By Margaret Daley
When I taught students with special needs, I occasionally had the chance to also work with a service dog. They are amazing animals. Dogs are used to help people with various problems, not only with different disabilities (like blindness, epilepsy, diabetes, physical, post traumatic stress disorder). I am currently writing a series for about Caring Canines who are service and therapy dogs. Below is the first in the series featuring a therapy dog for a child who was depressed and recovering from a severe injury.
Canines also help law enforcement agencies with bomb detecting, drug detecting, suspect apprehension, tracking and cadaver retrieval as well as in search and rescue endeavors. Their scent of smell is keen compare to ours. For example, they can smell a dead person buried in the ground or deep under the water. Below is a book I wrote about a cadaver dog.
They can sense things in us that we aren’t even aware of. My vet told me about a service dog that was with his owner who is diabetic at the airport. The service dog indicated a passenger who was forty feet away had plummeting blood sugar, which was the case. Many animals can sense when someone is in need of emotional support, whether in grief, depression or pain. Below is a cover of a book (coming out in February 2015) of To Save Her Child. The hero has a tracking dog used to find lost people.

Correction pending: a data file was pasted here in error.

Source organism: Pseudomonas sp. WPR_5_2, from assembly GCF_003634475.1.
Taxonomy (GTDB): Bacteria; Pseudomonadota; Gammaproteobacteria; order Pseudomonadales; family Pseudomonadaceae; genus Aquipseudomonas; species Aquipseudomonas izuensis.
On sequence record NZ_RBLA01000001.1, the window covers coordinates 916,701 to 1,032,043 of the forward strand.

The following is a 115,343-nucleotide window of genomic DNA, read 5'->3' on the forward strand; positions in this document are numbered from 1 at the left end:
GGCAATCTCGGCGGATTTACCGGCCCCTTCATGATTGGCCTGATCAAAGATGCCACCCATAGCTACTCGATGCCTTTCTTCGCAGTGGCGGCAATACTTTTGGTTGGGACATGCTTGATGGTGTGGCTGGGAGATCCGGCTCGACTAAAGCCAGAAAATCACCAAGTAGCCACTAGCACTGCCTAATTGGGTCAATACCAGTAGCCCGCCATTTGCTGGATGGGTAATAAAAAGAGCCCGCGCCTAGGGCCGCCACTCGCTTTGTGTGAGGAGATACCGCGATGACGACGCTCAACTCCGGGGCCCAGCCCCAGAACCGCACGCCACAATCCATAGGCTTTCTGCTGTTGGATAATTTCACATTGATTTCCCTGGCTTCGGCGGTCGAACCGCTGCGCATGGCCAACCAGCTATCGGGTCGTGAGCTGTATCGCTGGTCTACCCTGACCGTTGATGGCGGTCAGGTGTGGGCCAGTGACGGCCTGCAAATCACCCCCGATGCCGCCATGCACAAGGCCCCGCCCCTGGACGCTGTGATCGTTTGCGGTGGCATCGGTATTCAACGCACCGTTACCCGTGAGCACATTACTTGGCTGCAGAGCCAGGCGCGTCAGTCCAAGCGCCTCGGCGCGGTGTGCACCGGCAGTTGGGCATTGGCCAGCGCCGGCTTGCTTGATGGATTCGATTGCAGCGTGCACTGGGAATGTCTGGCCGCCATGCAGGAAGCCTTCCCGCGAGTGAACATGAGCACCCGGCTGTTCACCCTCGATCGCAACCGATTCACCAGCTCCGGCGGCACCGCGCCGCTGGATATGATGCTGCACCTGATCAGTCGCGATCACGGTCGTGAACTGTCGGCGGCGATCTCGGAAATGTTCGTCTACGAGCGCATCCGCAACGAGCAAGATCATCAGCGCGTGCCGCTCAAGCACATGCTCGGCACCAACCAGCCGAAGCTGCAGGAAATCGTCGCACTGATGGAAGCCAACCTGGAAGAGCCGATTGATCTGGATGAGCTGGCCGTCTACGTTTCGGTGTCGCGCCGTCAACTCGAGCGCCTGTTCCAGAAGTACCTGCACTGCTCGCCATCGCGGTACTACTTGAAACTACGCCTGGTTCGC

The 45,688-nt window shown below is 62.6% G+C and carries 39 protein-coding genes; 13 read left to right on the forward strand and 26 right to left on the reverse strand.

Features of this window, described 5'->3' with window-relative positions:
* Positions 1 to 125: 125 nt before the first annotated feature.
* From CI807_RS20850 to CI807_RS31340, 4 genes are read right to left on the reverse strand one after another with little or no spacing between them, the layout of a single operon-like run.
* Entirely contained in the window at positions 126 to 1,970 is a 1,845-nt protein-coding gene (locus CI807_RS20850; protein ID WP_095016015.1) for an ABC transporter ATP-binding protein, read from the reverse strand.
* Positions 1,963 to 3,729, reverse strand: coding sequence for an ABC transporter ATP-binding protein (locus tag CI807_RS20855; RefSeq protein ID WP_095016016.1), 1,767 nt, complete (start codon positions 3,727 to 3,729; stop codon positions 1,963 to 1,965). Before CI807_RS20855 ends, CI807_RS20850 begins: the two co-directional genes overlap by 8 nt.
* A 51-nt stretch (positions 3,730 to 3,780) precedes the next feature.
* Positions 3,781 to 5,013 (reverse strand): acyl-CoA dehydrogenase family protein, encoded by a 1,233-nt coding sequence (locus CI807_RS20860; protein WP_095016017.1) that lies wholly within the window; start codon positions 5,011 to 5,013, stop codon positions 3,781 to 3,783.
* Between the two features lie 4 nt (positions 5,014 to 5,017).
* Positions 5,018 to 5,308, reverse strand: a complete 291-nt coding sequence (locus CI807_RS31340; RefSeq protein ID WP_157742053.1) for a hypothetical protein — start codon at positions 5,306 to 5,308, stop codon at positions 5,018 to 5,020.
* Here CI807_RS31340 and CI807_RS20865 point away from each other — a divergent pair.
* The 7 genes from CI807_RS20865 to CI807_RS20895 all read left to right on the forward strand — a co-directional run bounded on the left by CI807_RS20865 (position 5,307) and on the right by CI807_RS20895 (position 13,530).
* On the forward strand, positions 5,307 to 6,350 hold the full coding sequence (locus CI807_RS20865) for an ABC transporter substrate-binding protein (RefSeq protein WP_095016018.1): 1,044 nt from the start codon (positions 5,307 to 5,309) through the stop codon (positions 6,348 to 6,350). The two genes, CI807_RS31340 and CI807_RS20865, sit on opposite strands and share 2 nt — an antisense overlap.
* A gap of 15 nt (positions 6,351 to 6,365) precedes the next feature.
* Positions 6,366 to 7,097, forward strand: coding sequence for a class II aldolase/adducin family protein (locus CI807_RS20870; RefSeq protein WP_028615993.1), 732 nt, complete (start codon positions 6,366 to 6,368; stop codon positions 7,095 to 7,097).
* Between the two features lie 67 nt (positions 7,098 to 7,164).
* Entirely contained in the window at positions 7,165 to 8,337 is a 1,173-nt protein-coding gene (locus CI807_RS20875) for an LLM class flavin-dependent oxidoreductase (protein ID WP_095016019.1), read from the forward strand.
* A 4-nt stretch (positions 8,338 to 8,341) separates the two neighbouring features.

Have you known a service (or therapy) dog or seen one in action? What kind of dog was it?
Tory Caldwell witnesses a hit-and-run, but when the dead victim disappears from the scene, police doubt a crime has been committed. Tory is threatened when she keeps insisting she saw a man killed and the only one who believes her is her neighbor, Jordan Steele. Together, can they solve the mystery of the disappearing body and stay alive?